Basically, experiments conducted by Music Researcher and author Maria Renold, and more recently followed up by a number of famed musicians and 432 EVO itself, found that the historical 432 Hz tuning was preferred to the modern 440 Hz ‘concert pitch’ of modern day instruments (actually an Austrian standard since 1885). Renold presented a scenario where musicians played instruments tuned to 432 Hz and 440 Hz to an audience of 2000 listeners. The experiment’s result showed 90% of the audience preferred 432 Hz in contrast to the now ubiquitous of 440 Hz tuning. 432 EVO conducted its own version of the experiment, albeit with a much smaller audience of 60 and, at that event, found 58 preferred 432 Hz. They found music sounded warmer, more… listenable. It’s even claimed by 432 Hz proponents that the more analogue-sounding, more natural tuning has positive effects on the human body/brain. It’s claimed in a study titled “Music Tuned to 440 Hz Versus 432 Hz and the Health Effects: A Double-blind Cross-over Pilot Study” conducted by Calamassi D, Pomponi GP, that the mean decreased heart rate of listeners coincided with a more intent, yet easier and more involving listening experience while exposed to 432 Hz music. There are plenty of other papers and data with similar findings. If nothing else, this is thought provoking.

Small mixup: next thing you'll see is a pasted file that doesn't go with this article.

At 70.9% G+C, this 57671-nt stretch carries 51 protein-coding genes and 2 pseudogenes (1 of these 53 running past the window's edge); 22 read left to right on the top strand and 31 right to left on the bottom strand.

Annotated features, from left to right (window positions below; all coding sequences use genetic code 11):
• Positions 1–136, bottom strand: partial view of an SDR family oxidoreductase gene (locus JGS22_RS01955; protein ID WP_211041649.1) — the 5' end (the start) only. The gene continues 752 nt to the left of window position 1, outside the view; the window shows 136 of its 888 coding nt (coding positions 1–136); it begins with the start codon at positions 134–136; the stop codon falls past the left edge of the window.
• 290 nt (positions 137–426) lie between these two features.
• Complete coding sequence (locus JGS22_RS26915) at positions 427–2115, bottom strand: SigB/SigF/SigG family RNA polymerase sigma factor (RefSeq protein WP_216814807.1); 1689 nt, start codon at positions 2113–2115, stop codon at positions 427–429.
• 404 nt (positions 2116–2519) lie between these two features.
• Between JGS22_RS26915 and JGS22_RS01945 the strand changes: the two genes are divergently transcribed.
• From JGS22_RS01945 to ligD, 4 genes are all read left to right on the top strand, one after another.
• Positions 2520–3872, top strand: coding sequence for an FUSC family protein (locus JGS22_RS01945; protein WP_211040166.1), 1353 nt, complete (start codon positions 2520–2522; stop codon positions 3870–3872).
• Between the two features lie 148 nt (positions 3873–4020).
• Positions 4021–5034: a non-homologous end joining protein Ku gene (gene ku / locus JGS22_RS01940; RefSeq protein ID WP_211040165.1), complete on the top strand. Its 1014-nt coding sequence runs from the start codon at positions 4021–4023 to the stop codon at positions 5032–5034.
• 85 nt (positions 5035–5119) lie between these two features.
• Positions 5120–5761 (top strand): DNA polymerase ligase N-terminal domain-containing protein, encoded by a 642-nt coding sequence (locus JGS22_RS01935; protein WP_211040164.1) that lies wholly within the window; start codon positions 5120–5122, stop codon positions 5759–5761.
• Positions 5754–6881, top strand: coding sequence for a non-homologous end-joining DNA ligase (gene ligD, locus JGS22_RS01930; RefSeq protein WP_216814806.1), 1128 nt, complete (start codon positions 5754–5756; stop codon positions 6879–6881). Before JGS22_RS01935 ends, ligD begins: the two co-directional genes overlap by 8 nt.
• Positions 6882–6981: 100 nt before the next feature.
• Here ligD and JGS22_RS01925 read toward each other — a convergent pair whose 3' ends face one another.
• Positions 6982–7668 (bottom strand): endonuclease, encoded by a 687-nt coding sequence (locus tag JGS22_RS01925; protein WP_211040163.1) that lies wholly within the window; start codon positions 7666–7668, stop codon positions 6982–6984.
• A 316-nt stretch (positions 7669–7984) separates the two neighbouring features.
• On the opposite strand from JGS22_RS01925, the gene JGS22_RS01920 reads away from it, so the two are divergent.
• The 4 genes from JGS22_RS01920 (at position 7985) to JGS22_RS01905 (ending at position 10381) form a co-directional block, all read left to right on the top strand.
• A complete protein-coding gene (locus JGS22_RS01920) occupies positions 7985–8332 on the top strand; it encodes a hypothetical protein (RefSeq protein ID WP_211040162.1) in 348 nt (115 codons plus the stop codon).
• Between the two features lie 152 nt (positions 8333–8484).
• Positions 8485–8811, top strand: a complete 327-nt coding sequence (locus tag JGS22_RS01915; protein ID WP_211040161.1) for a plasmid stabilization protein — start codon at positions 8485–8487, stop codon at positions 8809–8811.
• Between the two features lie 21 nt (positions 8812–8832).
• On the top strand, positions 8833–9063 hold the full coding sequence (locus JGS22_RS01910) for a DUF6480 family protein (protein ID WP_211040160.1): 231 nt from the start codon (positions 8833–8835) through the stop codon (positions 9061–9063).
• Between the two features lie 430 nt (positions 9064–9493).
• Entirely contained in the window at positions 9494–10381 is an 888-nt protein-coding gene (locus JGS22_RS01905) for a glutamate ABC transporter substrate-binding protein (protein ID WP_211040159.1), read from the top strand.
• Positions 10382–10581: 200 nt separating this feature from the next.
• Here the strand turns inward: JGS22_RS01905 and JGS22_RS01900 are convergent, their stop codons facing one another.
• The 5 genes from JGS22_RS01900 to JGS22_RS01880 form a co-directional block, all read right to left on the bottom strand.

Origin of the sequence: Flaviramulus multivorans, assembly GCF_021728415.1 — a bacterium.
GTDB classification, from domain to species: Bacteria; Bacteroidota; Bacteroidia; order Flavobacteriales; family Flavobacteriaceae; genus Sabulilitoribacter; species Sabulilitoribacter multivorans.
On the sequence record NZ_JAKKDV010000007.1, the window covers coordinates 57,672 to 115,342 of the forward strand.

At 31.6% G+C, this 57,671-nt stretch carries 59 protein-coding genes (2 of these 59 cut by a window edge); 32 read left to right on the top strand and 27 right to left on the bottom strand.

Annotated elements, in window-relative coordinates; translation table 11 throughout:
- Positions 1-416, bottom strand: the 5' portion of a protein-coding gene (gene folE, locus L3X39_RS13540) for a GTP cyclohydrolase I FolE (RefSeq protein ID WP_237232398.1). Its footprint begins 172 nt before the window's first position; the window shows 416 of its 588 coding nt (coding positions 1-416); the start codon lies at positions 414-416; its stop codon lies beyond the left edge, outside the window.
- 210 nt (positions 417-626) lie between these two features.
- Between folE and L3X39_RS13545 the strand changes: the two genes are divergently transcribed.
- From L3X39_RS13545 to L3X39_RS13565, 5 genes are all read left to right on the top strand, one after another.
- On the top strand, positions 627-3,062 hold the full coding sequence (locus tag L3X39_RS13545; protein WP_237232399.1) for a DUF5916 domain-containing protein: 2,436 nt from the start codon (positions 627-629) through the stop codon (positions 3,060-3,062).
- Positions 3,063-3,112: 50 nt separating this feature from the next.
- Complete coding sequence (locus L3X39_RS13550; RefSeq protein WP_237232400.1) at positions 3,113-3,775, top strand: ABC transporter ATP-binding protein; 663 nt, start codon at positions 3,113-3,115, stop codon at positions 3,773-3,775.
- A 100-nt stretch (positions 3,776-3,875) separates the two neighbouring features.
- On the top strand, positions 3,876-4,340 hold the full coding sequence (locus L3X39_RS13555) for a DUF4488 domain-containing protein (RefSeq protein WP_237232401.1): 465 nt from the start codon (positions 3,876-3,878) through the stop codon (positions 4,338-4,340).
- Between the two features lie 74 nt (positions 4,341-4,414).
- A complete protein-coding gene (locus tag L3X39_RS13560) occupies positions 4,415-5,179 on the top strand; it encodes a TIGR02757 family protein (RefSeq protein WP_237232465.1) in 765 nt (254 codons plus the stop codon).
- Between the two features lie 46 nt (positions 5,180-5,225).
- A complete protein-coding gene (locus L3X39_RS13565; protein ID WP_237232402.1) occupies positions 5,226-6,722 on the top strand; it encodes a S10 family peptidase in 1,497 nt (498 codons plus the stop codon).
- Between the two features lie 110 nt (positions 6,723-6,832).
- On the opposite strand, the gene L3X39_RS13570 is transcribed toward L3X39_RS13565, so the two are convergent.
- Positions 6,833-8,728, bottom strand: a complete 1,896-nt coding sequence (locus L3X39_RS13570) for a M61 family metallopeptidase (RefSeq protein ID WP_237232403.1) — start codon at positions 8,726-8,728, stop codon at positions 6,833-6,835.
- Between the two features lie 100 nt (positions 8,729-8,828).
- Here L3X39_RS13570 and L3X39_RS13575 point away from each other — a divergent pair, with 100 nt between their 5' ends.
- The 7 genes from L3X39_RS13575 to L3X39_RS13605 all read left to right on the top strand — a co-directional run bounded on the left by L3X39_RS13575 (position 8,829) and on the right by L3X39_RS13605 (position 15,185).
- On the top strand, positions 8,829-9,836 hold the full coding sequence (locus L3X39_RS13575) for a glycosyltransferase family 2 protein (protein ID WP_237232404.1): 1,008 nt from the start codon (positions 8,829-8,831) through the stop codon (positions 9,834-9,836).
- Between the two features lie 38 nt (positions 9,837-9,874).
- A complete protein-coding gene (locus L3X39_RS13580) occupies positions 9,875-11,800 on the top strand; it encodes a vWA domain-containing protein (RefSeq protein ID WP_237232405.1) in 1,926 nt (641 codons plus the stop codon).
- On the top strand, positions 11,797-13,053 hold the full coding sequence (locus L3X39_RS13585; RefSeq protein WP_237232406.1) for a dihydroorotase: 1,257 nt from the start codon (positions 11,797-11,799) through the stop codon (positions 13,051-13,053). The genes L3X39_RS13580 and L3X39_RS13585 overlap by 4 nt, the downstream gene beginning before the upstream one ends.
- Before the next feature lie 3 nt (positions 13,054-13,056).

So the engineers at 432 EVO, led by digital specialist and music lover Frederic Vanden Poel (Poel is also a senior Linux consultant and has extensive IT experience), went about developing a lossless algorithm which could convert 440 Hz to 432 Hz playback on the fly. Your CD rips and files are stored in their original state and, when selecting 432 Hz playback, Aeon will convert to it as it plays. Very clever. Of course, you can select to bypass 432 Hz altogether and stick to 440 Hz should that be your desire. Importantly, all the native sampling and upsampling options can operate in 432 Hz mode.
In fact, that and many more features and settings can be accessed via a web interface (shown below) which provides several upsampling options (up to the abovementioned resolutions), ‘SQi’ sound quality filters (total of 10 options at last count) including several Archimago options, asynchronous buffer size and more. It all works via Fedora-based VortexBox which basically adapts Linux computers into servers. Web interface with VortexBox also allows remote access by 432 EVO engineers to troubleshoot, assist with firmware updates and more.
The features embodied in Aeon are comprehensive, to say the least. Aside from everything already mentioned above, there’s comprehensive circuit shielding, data protection schemes and intelligent electronic design in general. Aeon Mk.3 now includes a bespoke copper-coated 3D printed shield around the USB ports. Said ports are part of the high-end ultra-low noise SOtM USB module. SATA shielding/noise filtering, reduced EMI and a new superior SATA cable loom (optional item at AU$500 and included in review unit) provide further refinements.